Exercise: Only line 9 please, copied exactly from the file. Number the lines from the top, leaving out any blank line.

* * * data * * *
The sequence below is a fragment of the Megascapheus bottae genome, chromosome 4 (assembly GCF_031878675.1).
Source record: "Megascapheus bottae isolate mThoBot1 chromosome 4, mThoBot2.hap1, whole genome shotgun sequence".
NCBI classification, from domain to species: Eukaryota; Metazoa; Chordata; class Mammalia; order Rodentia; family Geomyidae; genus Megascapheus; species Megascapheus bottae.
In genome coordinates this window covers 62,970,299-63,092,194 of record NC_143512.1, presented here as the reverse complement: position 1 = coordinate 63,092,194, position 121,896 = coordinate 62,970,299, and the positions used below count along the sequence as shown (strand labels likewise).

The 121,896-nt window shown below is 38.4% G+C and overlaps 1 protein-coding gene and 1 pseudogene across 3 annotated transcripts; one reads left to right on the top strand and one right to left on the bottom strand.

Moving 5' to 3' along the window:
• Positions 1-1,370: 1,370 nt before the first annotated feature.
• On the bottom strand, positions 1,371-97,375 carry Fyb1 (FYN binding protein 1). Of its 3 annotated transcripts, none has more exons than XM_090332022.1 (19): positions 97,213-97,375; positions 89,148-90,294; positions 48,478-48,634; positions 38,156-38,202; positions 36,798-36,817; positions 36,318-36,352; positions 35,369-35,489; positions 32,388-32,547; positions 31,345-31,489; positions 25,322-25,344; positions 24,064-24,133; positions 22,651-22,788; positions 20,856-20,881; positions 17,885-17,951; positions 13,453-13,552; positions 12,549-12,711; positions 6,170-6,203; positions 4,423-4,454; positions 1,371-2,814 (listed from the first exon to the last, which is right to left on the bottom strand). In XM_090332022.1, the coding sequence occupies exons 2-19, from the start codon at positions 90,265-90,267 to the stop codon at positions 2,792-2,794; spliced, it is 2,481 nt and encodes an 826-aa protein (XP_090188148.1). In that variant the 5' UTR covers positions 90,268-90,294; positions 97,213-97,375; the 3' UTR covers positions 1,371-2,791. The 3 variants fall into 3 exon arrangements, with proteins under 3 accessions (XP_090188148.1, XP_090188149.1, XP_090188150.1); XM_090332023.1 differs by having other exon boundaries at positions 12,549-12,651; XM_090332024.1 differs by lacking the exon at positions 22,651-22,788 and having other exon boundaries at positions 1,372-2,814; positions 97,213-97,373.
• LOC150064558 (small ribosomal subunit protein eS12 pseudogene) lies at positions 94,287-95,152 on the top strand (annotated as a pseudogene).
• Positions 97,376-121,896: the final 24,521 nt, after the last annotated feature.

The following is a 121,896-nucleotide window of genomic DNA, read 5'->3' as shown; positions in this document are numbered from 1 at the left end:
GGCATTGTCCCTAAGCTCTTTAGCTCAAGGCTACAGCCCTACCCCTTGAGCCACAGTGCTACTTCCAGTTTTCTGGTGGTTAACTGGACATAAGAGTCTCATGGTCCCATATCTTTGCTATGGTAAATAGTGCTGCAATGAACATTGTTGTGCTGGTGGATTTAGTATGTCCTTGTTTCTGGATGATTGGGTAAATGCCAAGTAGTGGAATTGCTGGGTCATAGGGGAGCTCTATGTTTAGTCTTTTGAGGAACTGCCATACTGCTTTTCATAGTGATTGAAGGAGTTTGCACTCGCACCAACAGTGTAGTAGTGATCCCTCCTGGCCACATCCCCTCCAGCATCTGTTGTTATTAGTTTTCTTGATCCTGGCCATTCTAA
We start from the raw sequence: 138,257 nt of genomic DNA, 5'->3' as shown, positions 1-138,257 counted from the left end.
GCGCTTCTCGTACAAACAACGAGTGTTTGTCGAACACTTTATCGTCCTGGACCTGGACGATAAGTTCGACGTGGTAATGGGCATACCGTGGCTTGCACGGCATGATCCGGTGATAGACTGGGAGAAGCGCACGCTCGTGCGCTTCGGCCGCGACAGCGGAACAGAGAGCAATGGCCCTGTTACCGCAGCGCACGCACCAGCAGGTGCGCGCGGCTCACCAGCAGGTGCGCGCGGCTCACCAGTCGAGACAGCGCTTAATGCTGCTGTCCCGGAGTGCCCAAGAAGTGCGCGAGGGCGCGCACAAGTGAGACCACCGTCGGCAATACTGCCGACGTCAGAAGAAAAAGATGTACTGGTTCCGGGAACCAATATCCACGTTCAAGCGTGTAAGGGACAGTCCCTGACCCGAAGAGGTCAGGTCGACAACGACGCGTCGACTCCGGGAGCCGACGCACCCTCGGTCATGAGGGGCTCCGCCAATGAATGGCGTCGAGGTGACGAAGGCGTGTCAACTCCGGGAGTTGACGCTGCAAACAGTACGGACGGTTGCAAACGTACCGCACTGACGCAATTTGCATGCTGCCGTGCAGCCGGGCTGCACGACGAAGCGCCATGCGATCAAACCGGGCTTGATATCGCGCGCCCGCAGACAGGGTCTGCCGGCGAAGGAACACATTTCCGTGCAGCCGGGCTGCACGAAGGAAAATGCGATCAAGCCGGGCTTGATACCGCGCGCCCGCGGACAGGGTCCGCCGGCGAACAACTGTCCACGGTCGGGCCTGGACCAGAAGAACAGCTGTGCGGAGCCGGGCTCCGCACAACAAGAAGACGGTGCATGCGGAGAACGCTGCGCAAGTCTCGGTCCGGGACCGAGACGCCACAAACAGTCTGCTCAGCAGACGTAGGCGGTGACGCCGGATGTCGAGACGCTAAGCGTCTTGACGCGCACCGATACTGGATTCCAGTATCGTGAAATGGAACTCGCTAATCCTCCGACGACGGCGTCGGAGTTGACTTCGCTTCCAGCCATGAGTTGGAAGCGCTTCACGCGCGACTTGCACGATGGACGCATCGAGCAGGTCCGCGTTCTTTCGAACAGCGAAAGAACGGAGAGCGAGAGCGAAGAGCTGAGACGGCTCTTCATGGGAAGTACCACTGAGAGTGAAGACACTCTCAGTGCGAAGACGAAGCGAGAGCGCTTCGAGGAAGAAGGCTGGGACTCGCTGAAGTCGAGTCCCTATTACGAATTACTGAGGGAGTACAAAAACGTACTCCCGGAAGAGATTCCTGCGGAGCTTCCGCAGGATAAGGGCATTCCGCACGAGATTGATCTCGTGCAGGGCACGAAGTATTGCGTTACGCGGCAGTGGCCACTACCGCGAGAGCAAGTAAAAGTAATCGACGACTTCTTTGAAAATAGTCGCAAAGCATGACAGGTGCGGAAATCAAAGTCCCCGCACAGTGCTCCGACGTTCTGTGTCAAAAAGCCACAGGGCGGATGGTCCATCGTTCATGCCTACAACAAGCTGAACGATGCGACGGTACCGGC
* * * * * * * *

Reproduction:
• LOC150064558 (small ribosomal subunit protein eS12 pseudogene) lies at positions 94,287-95,152 on the top strand (annotated as a pseudogene).